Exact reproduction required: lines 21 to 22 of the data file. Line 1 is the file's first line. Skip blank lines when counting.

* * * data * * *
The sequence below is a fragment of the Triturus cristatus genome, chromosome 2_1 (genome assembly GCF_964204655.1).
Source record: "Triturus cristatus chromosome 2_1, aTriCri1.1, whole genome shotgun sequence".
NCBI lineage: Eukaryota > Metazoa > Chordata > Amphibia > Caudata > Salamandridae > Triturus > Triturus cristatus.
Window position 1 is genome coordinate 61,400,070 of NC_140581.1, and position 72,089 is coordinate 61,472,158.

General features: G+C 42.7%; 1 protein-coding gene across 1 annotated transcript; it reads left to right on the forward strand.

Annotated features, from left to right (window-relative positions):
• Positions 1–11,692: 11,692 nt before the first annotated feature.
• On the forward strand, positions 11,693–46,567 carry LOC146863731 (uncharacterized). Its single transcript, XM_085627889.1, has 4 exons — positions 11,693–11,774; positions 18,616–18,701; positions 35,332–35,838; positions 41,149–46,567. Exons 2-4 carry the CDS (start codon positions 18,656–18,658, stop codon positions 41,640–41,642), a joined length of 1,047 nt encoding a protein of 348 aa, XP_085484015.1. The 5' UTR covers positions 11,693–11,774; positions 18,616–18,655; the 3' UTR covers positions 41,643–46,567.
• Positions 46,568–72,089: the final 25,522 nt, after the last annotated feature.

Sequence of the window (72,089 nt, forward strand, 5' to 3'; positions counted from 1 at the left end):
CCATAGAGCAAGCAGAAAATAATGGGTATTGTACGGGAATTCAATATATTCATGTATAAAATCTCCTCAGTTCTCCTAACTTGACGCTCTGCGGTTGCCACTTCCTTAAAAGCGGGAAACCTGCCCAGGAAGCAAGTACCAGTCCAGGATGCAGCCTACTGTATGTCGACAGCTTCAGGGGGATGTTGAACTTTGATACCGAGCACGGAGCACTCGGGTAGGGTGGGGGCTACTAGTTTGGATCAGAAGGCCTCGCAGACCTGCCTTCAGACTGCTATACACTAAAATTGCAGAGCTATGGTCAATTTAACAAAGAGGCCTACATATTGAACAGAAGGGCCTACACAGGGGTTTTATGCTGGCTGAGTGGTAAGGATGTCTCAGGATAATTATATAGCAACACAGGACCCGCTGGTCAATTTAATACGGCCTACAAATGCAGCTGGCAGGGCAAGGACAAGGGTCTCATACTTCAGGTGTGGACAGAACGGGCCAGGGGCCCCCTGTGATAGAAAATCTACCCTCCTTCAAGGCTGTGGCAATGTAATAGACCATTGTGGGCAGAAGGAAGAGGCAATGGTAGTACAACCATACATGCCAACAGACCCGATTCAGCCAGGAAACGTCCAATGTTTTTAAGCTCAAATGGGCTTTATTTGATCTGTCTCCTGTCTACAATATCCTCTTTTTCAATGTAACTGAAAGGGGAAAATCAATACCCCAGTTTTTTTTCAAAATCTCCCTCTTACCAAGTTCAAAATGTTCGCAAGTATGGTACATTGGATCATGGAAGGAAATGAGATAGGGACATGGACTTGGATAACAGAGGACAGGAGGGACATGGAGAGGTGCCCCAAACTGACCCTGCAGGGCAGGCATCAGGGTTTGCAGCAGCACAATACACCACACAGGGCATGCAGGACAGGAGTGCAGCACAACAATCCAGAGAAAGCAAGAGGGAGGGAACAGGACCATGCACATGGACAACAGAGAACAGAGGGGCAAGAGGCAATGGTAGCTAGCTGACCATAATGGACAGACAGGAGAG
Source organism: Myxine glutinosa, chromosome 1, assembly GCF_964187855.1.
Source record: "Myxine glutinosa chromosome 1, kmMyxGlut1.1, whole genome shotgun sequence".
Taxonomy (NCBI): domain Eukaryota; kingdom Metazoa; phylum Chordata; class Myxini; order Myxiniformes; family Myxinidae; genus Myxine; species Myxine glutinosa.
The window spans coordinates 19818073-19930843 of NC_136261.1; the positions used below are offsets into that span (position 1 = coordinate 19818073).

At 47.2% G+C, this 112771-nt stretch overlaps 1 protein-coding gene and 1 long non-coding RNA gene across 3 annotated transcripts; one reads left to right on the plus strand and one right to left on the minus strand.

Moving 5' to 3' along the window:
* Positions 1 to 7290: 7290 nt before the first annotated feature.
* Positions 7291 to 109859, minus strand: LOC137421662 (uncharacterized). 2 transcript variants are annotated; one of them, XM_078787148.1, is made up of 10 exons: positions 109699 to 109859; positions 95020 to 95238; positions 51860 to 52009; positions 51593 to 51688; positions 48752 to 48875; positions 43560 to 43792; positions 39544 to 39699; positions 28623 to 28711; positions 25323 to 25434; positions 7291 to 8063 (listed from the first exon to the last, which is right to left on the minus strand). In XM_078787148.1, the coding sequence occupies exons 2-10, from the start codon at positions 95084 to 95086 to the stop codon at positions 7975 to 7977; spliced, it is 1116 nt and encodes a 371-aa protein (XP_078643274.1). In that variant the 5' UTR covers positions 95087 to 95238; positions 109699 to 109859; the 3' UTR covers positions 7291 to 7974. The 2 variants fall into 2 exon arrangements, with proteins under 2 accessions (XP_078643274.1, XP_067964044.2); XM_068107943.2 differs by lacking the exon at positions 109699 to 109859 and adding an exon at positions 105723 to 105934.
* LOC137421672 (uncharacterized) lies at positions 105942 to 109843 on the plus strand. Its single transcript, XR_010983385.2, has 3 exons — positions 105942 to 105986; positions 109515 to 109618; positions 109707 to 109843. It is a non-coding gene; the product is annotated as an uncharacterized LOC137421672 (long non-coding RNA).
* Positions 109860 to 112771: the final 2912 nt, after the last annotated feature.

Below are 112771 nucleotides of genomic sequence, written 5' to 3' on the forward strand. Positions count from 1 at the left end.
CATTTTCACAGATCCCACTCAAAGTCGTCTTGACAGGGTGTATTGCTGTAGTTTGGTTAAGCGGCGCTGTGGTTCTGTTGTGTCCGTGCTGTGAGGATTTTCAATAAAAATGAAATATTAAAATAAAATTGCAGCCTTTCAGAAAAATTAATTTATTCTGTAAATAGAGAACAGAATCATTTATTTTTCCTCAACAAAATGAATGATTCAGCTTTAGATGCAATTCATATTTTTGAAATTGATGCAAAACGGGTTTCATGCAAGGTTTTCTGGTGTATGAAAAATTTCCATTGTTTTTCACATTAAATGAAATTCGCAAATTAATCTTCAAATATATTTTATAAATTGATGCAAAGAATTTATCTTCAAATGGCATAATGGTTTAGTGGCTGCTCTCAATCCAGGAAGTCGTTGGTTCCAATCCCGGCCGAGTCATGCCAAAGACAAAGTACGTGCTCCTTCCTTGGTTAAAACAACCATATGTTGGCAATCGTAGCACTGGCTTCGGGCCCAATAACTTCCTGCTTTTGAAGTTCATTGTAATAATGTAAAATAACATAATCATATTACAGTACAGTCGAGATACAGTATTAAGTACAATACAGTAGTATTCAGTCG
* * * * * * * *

* Positions 109860 to 112771: the final 2912 nt, after the last annotated feature.

Below are 112771 nucleotides of genomic sequence, written 5' to 3' on the forward strand. Positions count from 1 at the left end.